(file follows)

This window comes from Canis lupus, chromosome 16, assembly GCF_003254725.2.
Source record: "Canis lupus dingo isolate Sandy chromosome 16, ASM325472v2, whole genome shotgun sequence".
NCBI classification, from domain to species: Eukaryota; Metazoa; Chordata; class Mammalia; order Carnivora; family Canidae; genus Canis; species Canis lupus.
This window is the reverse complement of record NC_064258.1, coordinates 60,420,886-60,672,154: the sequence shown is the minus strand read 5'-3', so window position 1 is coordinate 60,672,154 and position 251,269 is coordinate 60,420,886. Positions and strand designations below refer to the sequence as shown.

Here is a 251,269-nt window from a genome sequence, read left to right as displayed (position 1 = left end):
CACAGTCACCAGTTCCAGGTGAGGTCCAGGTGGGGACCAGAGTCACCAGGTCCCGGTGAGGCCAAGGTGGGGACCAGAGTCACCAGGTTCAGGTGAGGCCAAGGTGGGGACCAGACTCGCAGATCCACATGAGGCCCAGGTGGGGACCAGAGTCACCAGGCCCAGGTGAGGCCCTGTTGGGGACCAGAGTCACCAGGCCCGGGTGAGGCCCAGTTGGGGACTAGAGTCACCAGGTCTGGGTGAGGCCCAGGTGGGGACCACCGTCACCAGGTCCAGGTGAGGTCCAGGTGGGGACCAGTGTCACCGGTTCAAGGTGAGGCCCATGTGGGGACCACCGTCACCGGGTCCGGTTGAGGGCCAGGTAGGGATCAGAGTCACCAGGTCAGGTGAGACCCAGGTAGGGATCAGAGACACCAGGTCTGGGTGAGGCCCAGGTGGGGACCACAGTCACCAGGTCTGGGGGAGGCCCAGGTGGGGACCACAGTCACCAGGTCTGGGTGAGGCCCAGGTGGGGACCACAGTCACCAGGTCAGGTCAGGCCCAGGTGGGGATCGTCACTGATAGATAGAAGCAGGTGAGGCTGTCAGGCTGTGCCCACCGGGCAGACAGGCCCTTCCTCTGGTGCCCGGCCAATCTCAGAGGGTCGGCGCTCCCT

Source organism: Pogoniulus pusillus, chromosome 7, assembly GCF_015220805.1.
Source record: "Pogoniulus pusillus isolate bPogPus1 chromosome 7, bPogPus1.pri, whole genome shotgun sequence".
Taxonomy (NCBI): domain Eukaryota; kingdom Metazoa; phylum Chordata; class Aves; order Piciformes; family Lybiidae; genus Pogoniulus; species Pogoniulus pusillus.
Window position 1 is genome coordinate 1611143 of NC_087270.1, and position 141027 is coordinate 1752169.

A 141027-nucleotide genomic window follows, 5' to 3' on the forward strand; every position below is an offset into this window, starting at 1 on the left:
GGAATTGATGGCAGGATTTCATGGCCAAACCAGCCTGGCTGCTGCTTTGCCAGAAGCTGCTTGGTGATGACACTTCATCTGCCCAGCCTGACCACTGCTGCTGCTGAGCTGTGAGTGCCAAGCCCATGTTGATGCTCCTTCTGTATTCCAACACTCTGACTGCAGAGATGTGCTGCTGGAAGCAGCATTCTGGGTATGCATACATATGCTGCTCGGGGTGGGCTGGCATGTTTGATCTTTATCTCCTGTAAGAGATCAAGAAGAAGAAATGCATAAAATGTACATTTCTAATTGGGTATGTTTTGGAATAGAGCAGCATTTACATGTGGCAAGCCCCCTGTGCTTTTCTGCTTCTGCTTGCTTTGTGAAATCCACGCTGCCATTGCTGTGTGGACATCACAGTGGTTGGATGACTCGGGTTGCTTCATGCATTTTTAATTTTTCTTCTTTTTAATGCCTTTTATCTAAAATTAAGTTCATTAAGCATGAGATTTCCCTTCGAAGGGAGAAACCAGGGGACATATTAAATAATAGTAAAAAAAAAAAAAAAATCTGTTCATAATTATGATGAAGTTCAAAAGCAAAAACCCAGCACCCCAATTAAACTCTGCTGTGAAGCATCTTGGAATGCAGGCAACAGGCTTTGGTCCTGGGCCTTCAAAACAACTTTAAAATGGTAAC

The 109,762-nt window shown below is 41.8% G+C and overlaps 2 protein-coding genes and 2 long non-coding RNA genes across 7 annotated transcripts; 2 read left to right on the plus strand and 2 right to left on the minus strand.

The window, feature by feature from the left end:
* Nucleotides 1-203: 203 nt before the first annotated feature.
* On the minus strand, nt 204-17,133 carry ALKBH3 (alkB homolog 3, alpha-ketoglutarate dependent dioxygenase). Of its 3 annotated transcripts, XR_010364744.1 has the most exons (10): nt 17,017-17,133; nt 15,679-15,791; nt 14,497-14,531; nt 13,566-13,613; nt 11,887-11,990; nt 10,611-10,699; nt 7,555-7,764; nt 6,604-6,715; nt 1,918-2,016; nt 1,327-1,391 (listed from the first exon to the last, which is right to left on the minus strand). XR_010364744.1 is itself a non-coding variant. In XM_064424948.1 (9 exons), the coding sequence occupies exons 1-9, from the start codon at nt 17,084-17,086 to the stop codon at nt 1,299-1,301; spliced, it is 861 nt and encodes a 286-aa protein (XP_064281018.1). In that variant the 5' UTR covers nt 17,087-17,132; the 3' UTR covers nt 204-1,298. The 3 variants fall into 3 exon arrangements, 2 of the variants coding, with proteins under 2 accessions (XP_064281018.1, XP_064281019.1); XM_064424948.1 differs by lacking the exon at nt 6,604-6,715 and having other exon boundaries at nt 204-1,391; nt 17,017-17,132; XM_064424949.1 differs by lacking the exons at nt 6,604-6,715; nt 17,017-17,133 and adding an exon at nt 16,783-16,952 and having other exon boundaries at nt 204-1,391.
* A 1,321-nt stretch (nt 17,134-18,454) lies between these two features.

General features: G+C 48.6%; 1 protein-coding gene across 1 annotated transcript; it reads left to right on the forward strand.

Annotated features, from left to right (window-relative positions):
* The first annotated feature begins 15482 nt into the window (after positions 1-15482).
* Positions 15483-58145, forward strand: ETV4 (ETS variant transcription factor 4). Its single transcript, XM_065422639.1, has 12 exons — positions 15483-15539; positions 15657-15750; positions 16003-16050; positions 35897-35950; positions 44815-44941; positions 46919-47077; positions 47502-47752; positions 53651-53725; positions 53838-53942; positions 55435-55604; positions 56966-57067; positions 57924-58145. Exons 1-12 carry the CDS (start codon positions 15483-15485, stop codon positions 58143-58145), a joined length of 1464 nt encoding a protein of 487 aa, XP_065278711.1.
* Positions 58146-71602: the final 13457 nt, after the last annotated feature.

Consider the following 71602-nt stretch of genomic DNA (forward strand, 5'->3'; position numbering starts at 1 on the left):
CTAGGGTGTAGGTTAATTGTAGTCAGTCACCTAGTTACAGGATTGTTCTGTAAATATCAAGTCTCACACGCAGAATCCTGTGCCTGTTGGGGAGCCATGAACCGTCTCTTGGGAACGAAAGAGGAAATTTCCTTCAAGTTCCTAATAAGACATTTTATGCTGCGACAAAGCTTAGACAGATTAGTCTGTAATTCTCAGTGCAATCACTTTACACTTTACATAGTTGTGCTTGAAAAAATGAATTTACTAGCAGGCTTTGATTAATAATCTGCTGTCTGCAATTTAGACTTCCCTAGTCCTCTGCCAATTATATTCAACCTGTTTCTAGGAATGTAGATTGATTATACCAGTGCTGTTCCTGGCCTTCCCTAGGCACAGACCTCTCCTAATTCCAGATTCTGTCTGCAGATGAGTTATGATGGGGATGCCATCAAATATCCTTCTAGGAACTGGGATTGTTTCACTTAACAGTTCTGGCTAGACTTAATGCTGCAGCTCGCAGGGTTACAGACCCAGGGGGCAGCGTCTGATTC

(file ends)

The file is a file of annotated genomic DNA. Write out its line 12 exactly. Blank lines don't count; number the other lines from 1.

GGAATTGATGGCAGGATTTCATGGCCAAACCAGCCTGGCTGCTGCTTTGCCAGAAGCTGCTTGGTGATGACACTTCATCTGCCCAGCCTGACCACTGCTGCTGCTGAGCTGTGAGTGCCAAGCCCATGTTGATGCTCCTTCTGTATTCCAACACTCTGACTGCAGAGATGTGCTGCTGGAAGCAGCATTCTGGGTATGCATACATATGCTGCTCGGGGTGGGCTGGCATGTTTGATCTTTATCTCCTGTAAGAGATCAAGAAGAAGAAATGCATAAAATGTACATTTCTAATTGGGTATGTTTTGGAATAGAGCAGCATTTACATGTGGCAAGCCCCCTGTGCTTTTCTGCTTCTGCTTGCTTTGTGAAATCCACGCTGCCATTGCTGTGTGGACATCACAGTGGTTGGATGACTCGGGTTGCTTCATGCATTTTTAATTTTTCTTCTTTTTAATGCCTTTTATCTAAAATTAAGTTCATTAAGCATGAGATTTCCCTTCGAAGGGAGAAACCAGGGGACATATTAAATAATAGTAAAAAAAAAAAAAAAATCTGTTCATAATTATGATGAAGTTCAAAAGCAAAAACCCAGCACCCCAATTAAACTCTGCTGTGAAGCATCTTGGAATGCAGGCAACAGGCTTTGGTCCTGGGCCTTCAAAACAACTTTAAAATGGTAAC